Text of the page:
MTN Group announced that MTN Nigeria has applied to the Federal High Court of Nigeria for injunctive relief from the Central Bank of Nigeria (CBN) and the Attorney General of the Nigerian Federation (AGF)’s orders. As previously disclosed, the CBN has alleged improper dividend repatriations by MTN Nigeria and requested that $8,1 billion be returned “to the coffers of the CBN”.
At the same time, the AGF has alleged unpaid taxes on foreign payments and imports, and has demanded that approximately $2,0 billion in relation to these taxes be paid to the Federal Government of Nigeria (and now directed that the payment of the $8.1 billion is dealt with through his office rather than as directed by the CBN). MTN Nigeria strongly denies these allegations and claims.
The aim of MTN’s application to the High Court is to protect MTN Nigeria's assets and shareholder rights within the confines of Nigerian law while the company continues to engage with the relevant authorities.
MTN Group President and CEO Rob Shuter said “We believe that we have complied with all relevant laws, and in light of that, and the conflicting instructions from different organs of State, we have had no choice but to seek relief from the Courts in Nigeria. We remain firmly committed to the Nigerian market and will continue to engage with the authorities on these matters.”
A fortnight ago, the CBN announced it wrote the firm to refund about $8.134 billion (about N2.5trillion at N306.15 to $) repatriated illegally out of Nigeria.
On the other hand, the AGF had a few days after the CBN sanctions also accused MTN of not paying taxes on foreign payments and imports totaling about $2 billion to the Federal Government.
CBN's spokesperson, Isaac Okorafor, said the repatriation was facilitated by four commercial banks using irregular Certificates of Capital Importation (CCIs) issued on behalf of some offshore investors of MTN Nigeria.
The four banks, Standard Chartered Bank, Stanbic-IBTC, Citibank and Diamond Bank, were also asked to refund various amounts totaling N5.87 billion.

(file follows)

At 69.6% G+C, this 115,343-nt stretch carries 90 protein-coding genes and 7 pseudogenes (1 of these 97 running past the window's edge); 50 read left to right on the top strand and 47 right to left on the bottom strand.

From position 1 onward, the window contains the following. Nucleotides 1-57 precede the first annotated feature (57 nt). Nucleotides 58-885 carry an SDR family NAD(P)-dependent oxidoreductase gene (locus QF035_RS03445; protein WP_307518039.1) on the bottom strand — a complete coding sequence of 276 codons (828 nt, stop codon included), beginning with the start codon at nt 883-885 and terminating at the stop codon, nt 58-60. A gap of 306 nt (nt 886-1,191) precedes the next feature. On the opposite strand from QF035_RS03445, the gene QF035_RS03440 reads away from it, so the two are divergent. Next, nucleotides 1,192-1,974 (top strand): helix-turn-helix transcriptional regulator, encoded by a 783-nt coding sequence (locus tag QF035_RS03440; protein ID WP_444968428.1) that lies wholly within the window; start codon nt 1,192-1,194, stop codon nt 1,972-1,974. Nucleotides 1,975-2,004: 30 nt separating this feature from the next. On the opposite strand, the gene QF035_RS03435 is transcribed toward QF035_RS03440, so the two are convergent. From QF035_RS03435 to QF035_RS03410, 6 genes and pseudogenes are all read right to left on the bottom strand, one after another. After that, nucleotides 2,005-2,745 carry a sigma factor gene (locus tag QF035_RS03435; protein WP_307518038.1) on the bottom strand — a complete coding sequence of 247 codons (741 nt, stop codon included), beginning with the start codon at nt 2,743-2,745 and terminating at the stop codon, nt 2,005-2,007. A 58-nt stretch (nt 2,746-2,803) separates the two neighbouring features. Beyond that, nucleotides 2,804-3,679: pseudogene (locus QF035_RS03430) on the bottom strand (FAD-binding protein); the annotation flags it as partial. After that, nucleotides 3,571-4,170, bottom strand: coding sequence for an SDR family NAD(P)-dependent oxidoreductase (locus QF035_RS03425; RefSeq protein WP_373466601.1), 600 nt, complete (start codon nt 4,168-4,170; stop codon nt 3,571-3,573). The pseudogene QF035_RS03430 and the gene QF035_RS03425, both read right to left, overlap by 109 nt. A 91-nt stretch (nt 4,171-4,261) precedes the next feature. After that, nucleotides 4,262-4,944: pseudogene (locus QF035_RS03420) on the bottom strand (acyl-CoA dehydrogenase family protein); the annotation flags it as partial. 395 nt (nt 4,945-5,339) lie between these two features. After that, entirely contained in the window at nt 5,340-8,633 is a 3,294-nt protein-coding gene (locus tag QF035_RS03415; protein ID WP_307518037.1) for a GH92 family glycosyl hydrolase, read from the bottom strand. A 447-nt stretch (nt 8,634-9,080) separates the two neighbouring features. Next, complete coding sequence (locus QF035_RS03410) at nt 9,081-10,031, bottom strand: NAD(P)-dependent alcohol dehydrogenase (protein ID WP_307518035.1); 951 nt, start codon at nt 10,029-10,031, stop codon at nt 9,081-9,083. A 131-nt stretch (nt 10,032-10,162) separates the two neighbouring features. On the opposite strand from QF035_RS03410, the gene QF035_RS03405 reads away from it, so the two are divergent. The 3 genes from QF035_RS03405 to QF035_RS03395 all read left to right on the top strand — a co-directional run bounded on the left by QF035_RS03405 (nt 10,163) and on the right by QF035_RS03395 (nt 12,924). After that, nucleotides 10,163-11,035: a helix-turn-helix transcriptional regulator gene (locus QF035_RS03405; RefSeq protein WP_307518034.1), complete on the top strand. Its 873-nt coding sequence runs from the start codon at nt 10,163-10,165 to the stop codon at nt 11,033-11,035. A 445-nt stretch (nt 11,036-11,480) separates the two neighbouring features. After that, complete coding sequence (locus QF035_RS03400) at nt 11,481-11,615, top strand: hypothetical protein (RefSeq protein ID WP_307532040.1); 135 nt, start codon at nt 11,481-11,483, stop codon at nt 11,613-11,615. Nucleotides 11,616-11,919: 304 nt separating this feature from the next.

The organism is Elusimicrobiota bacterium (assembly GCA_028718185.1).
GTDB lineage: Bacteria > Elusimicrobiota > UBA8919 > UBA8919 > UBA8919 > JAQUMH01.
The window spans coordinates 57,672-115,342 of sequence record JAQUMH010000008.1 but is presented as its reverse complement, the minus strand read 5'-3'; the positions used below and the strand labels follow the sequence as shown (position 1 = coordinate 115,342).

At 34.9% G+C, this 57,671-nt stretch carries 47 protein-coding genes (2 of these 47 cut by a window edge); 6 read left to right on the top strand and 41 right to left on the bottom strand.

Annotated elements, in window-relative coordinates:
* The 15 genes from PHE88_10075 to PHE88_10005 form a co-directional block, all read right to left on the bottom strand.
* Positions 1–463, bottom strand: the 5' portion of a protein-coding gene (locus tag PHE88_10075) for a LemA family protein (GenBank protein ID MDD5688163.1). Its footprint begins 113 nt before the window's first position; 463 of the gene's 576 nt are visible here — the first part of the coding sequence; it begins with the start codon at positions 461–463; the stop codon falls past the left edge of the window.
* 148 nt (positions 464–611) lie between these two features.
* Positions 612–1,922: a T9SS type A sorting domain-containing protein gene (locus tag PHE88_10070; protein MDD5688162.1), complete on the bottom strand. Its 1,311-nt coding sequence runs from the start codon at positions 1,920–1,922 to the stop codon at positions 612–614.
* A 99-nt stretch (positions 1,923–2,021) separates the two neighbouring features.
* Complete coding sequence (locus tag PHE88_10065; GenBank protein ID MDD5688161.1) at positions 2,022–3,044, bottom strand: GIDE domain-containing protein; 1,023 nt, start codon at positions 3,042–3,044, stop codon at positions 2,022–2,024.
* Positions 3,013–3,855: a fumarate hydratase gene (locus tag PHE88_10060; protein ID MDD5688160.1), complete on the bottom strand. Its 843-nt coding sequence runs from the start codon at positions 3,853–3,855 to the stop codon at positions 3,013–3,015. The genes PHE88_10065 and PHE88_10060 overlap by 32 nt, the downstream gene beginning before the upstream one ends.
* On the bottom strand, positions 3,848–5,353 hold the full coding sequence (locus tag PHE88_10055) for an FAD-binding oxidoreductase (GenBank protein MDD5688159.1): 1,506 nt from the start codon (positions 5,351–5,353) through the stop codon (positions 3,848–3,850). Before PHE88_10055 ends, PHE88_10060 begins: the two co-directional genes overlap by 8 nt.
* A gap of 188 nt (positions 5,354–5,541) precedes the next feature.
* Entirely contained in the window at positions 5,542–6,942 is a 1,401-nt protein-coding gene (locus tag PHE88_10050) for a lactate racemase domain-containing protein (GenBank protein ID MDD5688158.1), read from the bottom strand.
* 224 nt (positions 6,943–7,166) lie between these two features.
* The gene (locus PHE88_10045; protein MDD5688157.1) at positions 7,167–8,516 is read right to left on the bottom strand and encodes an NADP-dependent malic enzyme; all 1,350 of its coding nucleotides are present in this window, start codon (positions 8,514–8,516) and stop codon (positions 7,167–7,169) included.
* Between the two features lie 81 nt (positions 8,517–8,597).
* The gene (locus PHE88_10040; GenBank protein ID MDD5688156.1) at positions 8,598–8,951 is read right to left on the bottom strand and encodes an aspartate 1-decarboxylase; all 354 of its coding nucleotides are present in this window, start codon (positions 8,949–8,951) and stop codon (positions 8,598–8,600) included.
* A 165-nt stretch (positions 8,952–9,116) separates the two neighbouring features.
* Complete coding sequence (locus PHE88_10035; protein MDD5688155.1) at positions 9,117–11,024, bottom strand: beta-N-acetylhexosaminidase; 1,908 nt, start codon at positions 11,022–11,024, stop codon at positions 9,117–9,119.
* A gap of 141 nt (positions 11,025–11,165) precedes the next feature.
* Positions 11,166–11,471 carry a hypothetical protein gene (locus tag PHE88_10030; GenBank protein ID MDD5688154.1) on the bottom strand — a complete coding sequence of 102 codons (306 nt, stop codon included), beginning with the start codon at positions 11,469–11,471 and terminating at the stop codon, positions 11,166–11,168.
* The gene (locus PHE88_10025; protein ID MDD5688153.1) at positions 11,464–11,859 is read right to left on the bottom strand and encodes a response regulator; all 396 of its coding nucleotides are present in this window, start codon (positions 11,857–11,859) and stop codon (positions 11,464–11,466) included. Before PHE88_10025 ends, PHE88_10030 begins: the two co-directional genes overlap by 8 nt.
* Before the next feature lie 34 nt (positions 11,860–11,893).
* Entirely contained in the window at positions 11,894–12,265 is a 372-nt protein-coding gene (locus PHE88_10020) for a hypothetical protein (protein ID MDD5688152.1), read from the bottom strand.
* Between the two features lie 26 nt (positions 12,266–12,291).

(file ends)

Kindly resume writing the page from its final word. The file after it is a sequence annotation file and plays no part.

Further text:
The amounts, which have since been deducted from the banks' accounts with the CBN, include N2.5 billion for Standard Chartered; Stanbic IBTC (N1.9 billion); Citibank (N1.3 billion and Diamond Bank (N250 million).
The CBN accused the banks of violating the country's laws, including the Foreign Exchange (Monitoring and Miscellaneous Provisions) Act, 1995 and the Foreign Exchange Manual, 2006.
MTN, which described the allegation as regrettable, rejected both sanctions, promised to vigorously defend its position that it did not do anything illegal an unlawful.
Zimbabwe’s new Finance Minister Mthuli Ncube may scrap the quasi currency bond note and liberalize exchange controls as part of reforms he plans to implement by end of this year, a state-owned weekly newspaper reported on Sunday.
The southern African nation, which dumped its currency in favor of the U.S. dollar in 2009 following years of hyperinflation, introduced bond notes in November 2016 in a bid to ease acute shortages of cash. The shortages have, however worsened while a black market continues to thrive.
The notes are backed by U.S. dollars loaned to the government by the African Export and Import Bank, and can be used like cash.
Officially, they are pegged to the dollar at a rate of 1:1, but on the street $1 fetches up to 1.50 in bond notes.
“I am very clear that there have to be currency reforms and the current currency approach is not working,” Ncube told the government-owned Sunday Mail.
He said he would explore three options: either Zimbabwe joins the South African rand union; uses only the U.S. dollar while removing bond notes from circulation, or reintroduces the Zimbabwean dollar.
Ncube however said a local currency would only be introduced when the country has enough foreign reserves and achieves macro-economic stability. Zimbabwe currently has two weeks import cover, according to central bank data.
Ncube, a former senior executive with the African Development Bank, was appointed by President Emmerson Mnangagwa on Friday and is expected to lead Zimbabwe’s economic recovery program.
He was not immediately available to comment when Reuters tried to contact him.
A dwindling supply of cash dollars has led to banks limiting daily withdrawals to as little as $30 in bond notes. Companies are struggling to pay for imports and foreign investors cannot repatriate dividends or profits.
There are $350 million worth of bond notes in circulation, according to latest central bank figures.
South Africa should avoid populist economic policies and prioritize strategies that lead to sustainable growth and job creation, according to the country’s Reserve Bank Governor Lesetja Kganyago.
“The central problem is avoiding the temptation to pursue economic policies that have short-term, populist benefits but long-term costs,” Kganyago wrote in an opinion piece in the Johannesburg-based Business Times. Such decisions result in higher public or private debt to finance consumption, which is contributing to recent market contagion, he said.
Africa’s most industrialized economy entered a recession in the second quarter, with the rand weakening to a two-year low.
The currency’s rapid depreciation reflects a perception that “South Africans are discussing policies that risk undermining the macro framework rather than inducing stronger economic growth and job creation,” according to Kganyago.
He said that “another task is to get more out of our public spending -- ridding institutions of corruption and improving health and education outcomes.”